"We’ve never been more excited about the future of ChromeOS.": Here's how Google plans to rapidly deploy Google AI updates to Chromebooks

HP Elite Dragonfly Chromebook open on a slatted wooden table facing the camera
(Image credit: Laptop Mag)

Google has a plan to ensure that Chromebooks can keep up with the blistering pace of Google AI updates and it involves turning to the Android tech stack.

According to a Chromium Blog post published on Wednesday, Google will "be embracing portions of the Android stack, like the Android Linux kernel and Android frameworks, as part of the foundation of ChromeOS."

For reference, a tech stack is defined as "the set of technologies used to develop an application, including programming languages, frameworks, databases, front-end and back-end tools, and APIs" by Heap.

Google plans to bring these Android-based components to ChromeOS as part of an effort to "continue rolling out new Google AI features to users at a faster and even larger scale."

More specifically, incorporating the Android tech stack into ChromeOS will enable Google to "accelerate the pace of AI innovation at the core of ChromeOS, simplify engineering efforts, and help different devices like phone and accessories work better together with Chromebooks."

Let's take a closer look at what's in the Android stack, as well as the pieces ChromeOS will be incorporating sometime in the "future." 

What parts of Android are coming to ChromeOS?

According to the Android Developers website, "Android is an open source, Linux-based software stack" comprised of System Apps, the Java API Framework, Native C/C++ Libraries, Android Runtime, a Hardware Abstraction Layer (HAL), and the Linux Kernel.

If ChromeOS is gaining the Linux Kernel and Android frameworks from the Android stack, what does that mean for your Chromebook?

Well, the Linux Kernel is known as "the foundation of the Android platform," essentially responsible for all basic functions. On an Android smartphone, it's in charge of power management and houses drivers for your audio, display, keypad, Bluetooth, camera, shared memory, and Wi-Fi.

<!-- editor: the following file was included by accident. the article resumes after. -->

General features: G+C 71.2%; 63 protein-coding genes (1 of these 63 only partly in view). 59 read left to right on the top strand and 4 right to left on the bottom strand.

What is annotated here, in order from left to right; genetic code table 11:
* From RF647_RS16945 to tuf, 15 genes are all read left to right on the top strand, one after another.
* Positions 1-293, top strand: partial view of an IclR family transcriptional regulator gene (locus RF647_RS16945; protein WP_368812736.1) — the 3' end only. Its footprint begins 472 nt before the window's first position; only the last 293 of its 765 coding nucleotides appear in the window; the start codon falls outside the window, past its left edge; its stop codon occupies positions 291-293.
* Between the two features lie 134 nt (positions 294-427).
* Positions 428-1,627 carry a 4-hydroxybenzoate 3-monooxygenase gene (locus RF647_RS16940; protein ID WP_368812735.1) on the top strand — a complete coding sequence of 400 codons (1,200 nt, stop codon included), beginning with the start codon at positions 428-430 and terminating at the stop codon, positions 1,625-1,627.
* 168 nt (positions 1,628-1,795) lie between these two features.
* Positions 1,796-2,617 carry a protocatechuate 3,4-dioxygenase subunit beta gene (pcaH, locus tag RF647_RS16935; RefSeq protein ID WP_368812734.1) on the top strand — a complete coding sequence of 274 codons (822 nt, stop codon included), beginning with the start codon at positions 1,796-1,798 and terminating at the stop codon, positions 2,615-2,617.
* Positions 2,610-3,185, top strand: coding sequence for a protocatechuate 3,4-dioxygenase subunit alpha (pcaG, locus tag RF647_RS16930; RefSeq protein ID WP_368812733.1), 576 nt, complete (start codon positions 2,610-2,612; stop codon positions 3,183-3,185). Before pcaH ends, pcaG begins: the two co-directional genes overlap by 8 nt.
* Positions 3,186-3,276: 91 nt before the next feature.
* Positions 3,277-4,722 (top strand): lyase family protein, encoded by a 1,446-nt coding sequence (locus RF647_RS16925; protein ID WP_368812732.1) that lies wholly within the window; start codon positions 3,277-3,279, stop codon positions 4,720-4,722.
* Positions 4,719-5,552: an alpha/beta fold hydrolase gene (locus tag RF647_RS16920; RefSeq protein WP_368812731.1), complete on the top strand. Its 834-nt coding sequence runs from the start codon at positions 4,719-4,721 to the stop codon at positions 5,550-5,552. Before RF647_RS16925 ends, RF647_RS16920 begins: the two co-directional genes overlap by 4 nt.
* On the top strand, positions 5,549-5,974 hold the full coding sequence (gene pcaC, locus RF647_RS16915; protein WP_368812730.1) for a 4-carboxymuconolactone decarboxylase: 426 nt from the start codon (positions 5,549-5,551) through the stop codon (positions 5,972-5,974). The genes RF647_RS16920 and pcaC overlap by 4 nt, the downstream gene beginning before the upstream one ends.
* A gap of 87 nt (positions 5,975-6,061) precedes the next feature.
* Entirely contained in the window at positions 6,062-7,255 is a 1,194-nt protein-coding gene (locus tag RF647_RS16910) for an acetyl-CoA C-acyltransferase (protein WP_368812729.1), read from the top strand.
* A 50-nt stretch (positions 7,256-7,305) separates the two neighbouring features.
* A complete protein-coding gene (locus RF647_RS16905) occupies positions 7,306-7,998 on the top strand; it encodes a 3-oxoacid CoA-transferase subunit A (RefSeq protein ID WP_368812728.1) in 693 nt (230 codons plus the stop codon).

This will likely replace the foundation of ChromeOS, allowing for generative AI features that are already available on Android, like AI-generated wallpapers and Magic Editor in Google Photos.

An image with objects removed using Google Magic Editor on Chromebook Plus

(Image credit: Stevie Bonifield)

Furthermore, "the entire feature-set of the Android OS is available to you through APIs written in the Java language." Put simply, the Java API framework provides the building blocks needed for developers to create Android apps that mesh well with the OS.

Android apps are already available on ChromeOS, but incorporating this framework will make them work seamlessly. 

By bringing the base components of Android OS into ChromeOS, Google will be able to roll out AI-related updates more easily and frequently for Chromebooks, ensuring they don't get left behind while Android phones start debuting cool AI-powered features.

Unfortunately, there's no timeframe for this major change. According to the Chromium Blog post, "These improvements in the tech stack are starting now but won't be ready for consumers for quite some time."

When it's time to roll out the new ChromeOS with integrated Android stacks, it'll be a "seamless transition to the updated experience." 

To close out the post, Senior Director of ChromeOS Engineering Prajakta Gudadhe and Senior Director of ChromeOS Product Management Alexander Kuscher write, "We've never been more excited about the future of ChromeOS."


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